A little background to set the scene. As you may know I am learning the ropes of living with a chronic illness. Trust me, it isn’t as easy or simple as seeing a specialist who gives you a prescription and reviews you once a year. Partly as a result of my own personal experience, I got involved in the Medicare changes debate, while also following research about food and chronic illness. I watch as the Minister for Women remains silent on the continuing violence against women in this country and noticed the financial cost of family violence to the nation.
I see links between all of these, yet I don’t see our politicians acknowledging any connections at all, much less driving any investigations or research. They are much too busy restricting our freedoms, completely contradicting their pre-election stance on the question of individual freedoms.
As a starting point, let’s look at one of the findings from my Medicare analysis. Readers may remember this graph from an earlier article.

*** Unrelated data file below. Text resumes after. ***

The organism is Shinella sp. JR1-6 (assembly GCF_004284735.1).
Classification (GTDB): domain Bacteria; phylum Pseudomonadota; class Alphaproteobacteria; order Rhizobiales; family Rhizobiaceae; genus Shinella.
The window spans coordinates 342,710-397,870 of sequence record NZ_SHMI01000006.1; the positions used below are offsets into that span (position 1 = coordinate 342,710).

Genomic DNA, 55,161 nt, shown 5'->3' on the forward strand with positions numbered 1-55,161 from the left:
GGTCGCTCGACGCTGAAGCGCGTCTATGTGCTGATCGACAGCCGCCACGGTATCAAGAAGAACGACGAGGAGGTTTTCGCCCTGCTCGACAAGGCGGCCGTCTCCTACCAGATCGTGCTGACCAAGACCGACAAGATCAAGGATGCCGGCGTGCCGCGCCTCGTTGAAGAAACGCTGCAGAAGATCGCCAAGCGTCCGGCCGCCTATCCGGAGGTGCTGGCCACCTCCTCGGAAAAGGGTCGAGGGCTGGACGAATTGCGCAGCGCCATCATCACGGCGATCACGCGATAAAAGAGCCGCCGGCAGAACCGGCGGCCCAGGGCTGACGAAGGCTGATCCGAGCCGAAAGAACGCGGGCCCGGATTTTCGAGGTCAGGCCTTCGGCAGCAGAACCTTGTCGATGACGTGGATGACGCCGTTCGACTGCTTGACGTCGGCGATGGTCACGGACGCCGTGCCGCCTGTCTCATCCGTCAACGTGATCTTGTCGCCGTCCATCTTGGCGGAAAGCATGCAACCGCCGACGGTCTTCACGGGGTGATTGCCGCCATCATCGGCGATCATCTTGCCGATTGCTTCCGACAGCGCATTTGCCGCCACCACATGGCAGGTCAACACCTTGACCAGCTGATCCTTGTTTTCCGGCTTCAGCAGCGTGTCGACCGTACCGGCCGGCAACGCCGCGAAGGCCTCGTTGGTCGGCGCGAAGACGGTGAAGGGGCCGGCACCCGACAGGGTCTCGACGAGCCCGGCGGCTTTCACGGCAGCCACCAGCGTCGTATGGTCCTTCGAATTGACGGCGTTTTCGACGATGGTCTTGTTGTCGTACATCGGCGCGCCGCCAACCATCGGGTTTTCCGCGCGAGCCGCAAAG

The dose makes the poison. So said 16th century physician Paracelsus. I learnt this today reading an article in The Guardian titled Inside the food industry: the surprising truth about what you eat by Joanna Blythman. At this point in time I known very little about Blythman but I am going to make it a priority to find out more.
Restaurant Dessert Tray
While some have accused Blythman of using potentially inflammatory language to make her case, I think she may very well be onto something.
Regular readers know I have at least one auto-immune (AI) condition and consequently have been doing some research. In summary, my learnings include:
Incidence of AI conditions is increasing and researchers don’t yet know why.
There are over eighty AI diseases.
25% of AI patients have more than one AI condition.
Researchers are currently looking at the links between gut bacteria and rheumatoid arthritis (an AI condition).
Many AI conditions affect women more than men.
In Australia women aged between twenty-five and seventy-four are high users of medical care. I don’t know about other countries at this point, but Australian health seems to mirror that of other Western countries.